Monday, November 1, 2021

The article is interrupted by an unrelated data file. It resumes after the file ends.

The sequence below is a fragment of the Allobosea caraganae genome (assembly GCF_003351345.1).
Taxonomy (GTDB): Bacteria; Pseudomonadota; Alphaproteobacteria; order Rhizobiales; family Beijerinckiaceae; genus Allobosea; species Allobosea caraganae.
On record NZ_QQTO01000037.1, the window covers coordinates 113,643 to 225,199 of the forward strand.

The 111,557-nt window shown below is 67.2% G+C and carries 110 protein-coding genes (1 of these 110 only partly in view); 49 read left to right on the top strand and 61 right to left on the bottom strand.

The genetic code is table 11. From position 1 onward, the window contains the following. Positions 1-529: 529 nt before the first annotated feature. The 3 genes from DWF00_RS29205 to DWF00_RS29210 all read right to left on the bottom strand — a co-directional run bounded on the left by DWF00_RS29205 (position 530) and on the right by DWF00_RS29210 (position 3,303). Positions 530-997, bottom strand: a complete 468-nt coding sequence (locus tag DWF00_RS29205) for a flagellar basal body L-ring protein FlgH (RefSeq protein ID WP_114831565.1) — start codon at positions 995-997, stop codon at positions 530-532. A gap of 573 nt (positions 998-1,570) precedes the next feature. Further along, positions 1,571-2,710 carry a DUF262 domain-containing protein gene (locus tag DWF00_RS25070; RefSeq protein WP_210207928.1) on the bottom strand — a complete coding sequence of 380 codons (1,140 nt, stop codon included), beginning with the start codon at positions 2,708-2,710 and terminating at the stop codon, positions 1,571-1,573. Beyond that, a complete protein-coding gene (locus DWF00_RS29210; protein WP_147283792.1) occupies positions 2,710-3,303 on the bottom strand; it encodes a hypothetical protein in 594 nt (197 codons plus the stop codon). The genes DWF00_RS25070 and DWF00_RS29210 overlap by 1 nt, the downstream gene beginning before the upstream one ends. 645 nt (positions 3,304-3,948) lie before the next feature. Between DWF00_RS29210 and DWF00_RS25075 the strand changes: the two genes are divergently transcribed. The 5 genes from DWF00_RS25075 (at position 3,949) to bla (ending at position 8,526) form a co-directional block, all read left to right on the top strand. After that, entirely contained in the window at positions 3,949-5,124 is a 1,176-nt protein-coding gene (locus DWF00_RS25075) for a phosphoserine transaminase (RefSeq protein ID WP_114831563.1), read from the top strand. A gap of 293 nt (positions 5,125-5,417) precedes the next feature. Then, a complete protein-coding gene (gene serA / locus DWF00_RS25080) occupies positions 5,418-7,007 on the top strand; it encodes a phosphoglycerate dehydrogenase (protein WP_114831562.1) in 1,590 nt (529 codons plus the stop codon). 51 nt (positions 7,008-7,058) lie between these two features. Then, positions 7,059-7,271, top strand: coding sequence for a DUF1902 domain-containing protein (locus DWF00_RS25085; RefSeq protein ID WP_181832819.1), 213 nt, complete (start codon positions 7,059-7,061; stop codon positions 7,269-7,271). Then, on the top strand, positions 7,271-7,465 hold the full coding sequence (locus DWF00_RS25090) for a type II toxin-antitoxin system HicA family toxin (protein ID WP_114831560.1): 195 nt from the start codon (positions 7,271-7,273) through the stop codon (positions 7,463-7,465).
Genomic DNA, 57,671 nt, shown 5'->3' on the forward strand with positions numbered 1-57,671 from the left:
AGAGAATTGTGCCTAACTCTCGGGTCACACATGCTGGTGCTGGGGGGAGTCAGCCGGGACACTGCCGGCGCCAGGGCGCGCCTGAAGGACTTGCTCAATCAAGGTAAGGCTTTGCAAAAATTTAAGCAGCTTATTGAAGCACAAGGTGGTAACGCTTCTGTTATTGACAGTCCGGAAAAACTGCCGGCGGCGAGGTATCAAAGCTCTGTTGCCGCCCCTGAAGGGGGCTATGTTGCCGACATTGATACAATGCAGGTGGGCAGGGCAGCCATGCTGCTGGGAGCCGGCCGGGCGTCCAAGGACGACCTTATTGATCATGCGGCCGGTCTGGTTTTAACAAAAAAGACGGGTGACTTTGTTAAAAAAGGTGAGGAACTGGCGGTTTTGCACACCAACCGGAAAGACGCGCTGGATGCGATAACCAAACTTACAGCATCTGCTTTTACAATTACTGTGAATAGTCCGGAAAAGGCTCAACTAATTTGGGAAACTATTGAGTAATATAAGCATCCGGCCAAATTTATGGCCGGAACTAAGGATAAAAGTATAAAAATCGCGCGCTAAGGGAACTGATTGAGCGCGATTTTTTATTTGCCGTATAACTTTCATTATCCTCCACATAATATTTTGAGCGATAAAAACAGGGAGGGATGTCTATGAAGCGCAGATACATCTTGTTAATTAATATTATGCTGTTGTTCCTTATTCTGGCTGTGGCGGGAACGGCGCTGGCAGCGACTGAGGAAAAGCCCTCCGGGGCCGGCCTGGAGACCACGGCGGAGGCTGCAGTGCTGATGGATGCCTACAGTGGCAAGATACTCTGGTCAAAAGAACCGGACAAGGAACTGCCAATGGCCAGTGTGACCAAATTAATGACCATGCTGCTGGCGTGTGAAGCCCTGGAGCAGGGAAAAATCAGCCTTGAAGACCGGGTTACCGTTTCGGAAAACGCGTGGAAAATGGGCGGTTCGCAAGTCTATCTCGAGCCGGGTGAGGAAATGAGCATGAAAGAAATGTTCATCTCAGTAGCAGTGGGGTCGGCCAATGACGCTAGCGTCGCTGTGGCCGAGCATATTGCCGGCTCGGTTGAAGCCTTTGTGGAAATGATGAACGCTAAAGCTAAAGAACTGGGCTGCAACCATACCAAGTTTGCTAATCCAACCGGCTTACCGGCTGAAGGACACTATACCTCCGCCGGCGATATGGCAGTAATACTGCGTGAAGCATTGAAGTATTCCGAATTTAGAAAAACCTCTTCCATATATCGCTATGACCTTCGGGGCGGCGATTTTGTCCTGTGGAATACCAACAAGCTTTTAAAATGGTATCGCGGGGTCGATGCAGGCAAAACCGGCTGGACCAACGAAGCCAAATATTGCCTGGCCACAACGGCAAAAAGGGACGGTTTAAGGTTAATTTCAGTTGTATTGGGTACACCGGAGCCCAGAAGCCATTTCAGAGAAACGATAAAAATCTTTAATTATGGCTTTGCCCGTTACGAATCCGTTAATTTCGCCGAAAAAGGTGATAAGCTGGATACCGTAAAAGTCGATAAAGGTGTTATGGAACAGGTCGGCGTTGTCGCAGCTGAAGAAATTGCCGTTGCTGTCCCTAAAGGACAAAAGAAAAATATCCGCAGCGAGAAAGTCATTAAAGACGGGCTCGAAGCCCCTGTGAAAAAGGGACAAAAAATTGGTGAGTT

As regular readers know, we here at the blog often fret about arbitration clauses because they appear most often in adhesive contracts (those offered on a take-it-or-leave-it basis) where the adherent lacks bargaining power such as wrap, consumer, and employment contracts. In the wake of #MeToo, a few states such as California and New Jersey, passed legislation banning forced arbitration for sexual harassment claims. However, these laws have been questioned as running afoul of the FAA. There is a bipartisan bill that was introduced in July but who knows how long that might take to become law given how busy those folks are over in D.C. with other matters. Fortunately, in some cases, workers have themselves sought to assert some bargaining power after contract execution, by voicing their discontent to management with their terms. On rare occasions, it even works. Last week, Activision Blizzard’s CEO Bobby Kotick announced in a letter that the company would waive arbitration for sexual harassment and discrimination claims. Presumably, this means that they would not require employees who signed contracts containing forced arbitration clauses to submit to arbitration if they brought a sexual harassment or discrimination claim. It doesn’t say whether the arbitration clauses would remain in their employment contracts, however, for new employees. Also, since a waiver may be retracted, there is a possibility that the company could reinstate the policy, but given the backlash that would cause, it seems unlikely (as of now but who knows). In any event, it’s a start and an indication that as difficult as it may be to harness the power of the collective, when efforts to mobilize are made, they can be quite effective.